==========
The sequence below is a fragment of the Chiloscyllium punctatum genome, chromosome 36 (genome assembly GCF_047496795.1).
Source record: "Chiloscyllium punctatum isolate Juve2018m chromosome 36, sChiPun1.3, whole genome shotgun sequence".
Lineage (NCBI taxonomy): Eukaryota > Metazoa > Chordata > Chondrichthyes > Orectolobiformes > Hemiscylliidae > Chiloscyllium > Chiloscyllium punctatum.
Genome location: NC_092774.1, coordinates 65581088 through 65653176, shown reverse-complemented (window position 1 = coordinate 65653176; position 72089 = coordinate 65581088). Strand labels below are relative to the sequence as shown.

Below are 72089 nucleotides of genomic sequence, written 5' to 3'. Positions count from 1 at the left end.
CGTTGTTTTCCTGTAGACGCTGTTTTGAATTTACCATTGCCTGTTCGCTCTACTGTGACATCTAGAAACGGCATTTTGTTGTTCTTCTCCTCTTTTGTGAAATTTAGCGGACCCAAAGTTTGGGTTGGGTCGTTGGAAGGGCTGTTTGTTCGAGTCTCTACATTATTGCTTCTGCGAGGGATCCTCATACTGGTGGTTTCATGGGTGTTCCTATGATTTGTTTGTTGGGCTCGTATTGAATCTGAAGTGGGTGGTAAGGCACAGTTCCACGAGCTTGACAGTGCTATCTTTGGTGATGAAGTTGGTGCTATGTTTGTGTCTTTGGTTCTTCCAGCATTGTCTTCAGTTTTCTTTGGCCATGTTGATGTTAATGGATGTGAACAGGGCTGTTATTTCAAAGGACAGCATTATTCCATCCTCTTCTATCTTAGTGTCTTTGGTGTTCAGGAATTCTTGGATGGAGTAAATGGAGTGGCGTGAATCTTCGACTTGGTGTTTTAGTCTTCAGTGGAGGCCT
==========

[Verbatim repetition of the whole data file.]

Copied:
The sequence below is a fragment of the Chiloscyllium punctatum genome, chromosome 36 (genome assembly GCF_047496795.1).
Source record: "Chiloscyllium punctatum isolate Juve2018m chromosome 36, sChiPun1.3, whole genome shotgun sequence".
Lineage (NCBI taxonomy): Eukaryota > Metazoa > Chordata > Chondrichthyes > Orectolobiformes > Hemiscylliidae > Chiloscyllium > Chiloscyllium punctatum.
Genome location: NC_092774.1, coordinates 65581088 through 65653176, shown reverse-complemented (window position 1 = coordinate 65653176; position 72089 = coordinate 65581088). Strand labels below are relative to the sequence as shown.

Below are 72089 nucleotides of genomic sequence, written 5' to 3'. Positions count from 1 at the left end.
CGTTGTTTTCCTGTAGACGCTGTTTTGAATTTACCATTGCCTGTTCGCTCTACTGTGACATCTAGAAACGGCATTTTGTTGTTCTTCTCCTCTTTTGTGAAATTTAGCGGACCCAAAGTTTGGGTTGGGTCGTTGGAAGGGCTGTTTGTTCGAGTCTCTACATTATTGCTTCTGCGAGGGATCCTCATACTGGTGGTTTCATGGGTGTTCCTATGATTTGTTTGTTGGGCTCGTATTGAATCTGAAGTGGGTGGTAAGGCACAGTTCCACGAGCTTGACAGTGCTATCTTTGGTGATGAAGTTGGTGCTATGTTTGTGTCTTTGGTTCTTCCAGCATTGTCTTCAGTTTTCTTTGGCCATGTTGATGTTAATGGATGTGAACAGGGCTGTTATTTCAAAGGACAGCATTATTCCATCCTCTTCTATCTTAGTGTCTTTGGTGTTCAGGAATTCTTGGATGGAGTAAATGGAGTGGCGTGAATCTTCGACTTGGTGTTTTAGTCTTCAGTGGAGGCCT